Boxing's questions laid bare
First Bobby Thomson, then Jerry West, then Dwight Clark. Now this.
Sometimes in sports a moment transcends the moment. A home run is greater than a shot heard 'round the world or a desperation jump shot is greater than a 60-foot heave or a catch is greater than "The Catch."
When Juan Manuel Marquez's right glove violently sent a shock through the ethmoid, lacrimal and zygomatic bones of Manny Pacquiao's skull with one second left in Round 6 of what easily will unconditionally be considered the fight of the year, you could see the entire sport of boxing go down face-first.
Just like Pacquiao.
And as he lay there motionless for the minutes that followed, you could see boxing's future leave the ring like a spirit going to the heavens. Or in the other direction. It all depends on how you feel about the future of boxing.
Marquez's knockout was the best thing to ever happen to his career, but the last thing boxing needed. With that one punch, away went two major components that somehow managed to hold the sport together:
1. The mystique, intrigue and rabid interest in one of the only two fighters carrying the sport and the second-biggest draw in the game (Pacquiao).
2. Any continued fiending for the greatest fight that never was: Pacquiao versus Floyd Mayweather Jr.
What Marquez landed was much more than a right hand. He landed a punch that forced an entire sport to ask: "Now what?"
It's over. Done. Fin. The future of boxing was already on suicide watch because of a common belief in fixed outcomes, and on proverbial life-support because of the continued growing interest in MMA and UFC fighting -- even before Manny-Juan Manuel IV. The anti-boxing crowd had already begun to dance, arms up like the Rocky statue or Ali after finishing Liston.
This fight will prove pivotal in the direction of the sport. What fight is there on the horizon that non-die-hard boxing aficionados are going to care about? What boxer outside of Mayweather Jr. is going to step into the ring and make us believe he is going to display something we've never seen before while at the same time making us feel that we may be witnessing something or someone historic?
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Answers to those two questions: none. And those are the unanswered realities being held against the sport as well as the realities needing answers that boxing desperately needs to survive. Right now, questions are all the sport is hanging on to.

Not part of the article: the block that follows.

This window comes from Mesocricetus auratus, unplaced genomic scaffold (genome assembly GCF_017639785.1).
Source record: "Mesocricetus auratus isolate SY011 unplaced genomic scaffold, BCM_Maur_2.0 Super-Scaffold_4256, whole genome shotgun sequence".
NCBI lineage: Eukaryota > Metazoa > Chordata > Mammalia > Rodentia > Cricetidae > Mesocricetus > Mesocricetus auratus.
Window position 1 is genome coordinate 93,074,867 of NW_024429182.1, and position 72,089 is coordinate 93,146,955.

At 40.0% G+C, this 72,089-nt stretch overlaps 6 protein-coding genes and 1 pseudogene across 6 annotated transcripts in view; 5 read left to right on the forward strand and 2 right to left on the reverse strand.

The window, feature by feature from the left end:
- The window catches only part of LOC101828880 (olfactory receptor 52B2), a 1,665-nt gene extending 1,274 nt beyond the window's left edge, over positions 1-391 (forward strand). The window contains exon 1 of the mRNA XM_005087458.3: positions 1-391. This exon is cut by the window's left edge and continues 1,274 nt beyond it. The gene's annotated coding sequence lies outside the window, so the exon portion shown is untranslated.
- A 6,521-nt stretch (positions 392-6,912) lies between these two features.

Unlike, say, tennis -- if Rafael Nadal and Roger Federer both go down, there's still enough universal interest in Novak Djokovic and maybe Andy Murray to keep the sport from extinction. And unlike golf -- Tiger Woods' slow fade has been illuminated by flashes of prodigious genius by Rory McIlroy, generating global interest and fanfare. Boxing does not have that level of talent, much less possible Hall of Famers in the wings to carry the sport during what could be its darkest hour.
No disrespect to Andre Ward, Tim Bradley Jr. or Sergio Martinez (at age 37), but they are not the answer.
Yet Monday in USA Today, and on various sports and boxing blogs, there seemed to be a sense of hope that Marquez-Pacquiao V would draw major interest. Some observers even posited IV was somehow more good for boxing than it was bad. Promoter Bob Arum had the audacity to say, "This fight shows the health of the sport. It puts the sport back in the mainstream."
Delusion is a helluva drug.
This is either the new beginning or the end of boxing. Every round was exciting, dramatic and both. If boxing goes back to the style on display in this fight, the sport could easily regain the audience it once had and bring back some of the people who left to follow MMA, UFC and badminton. But Pacquiao's losing and losing the way he did (which cannot be stressed enough!) put the whole future of the sport in an unpromising holding pattern.
A friend of mine said afterwards: "Now I have to find a new sport to watch."
That's a succinct diagnosis of the damage caused by one punch. That punch sent the possibility of a fight to save a sport (Mayweather-Pacquiao) and the buzz/interest around it to the sports morgue. That punch evaporated all the time available for young boxers to bridge the gap between boxing's major issues today and the bouts we're now not interested in tomorrow.
Then there's all the other things Marquez's punch did.
It's all so Shakespearean. Beautifully tragic. Which in boxing's case, is not necessarily a good thing, because this fight exposed just how vulnerable the sport actually is.
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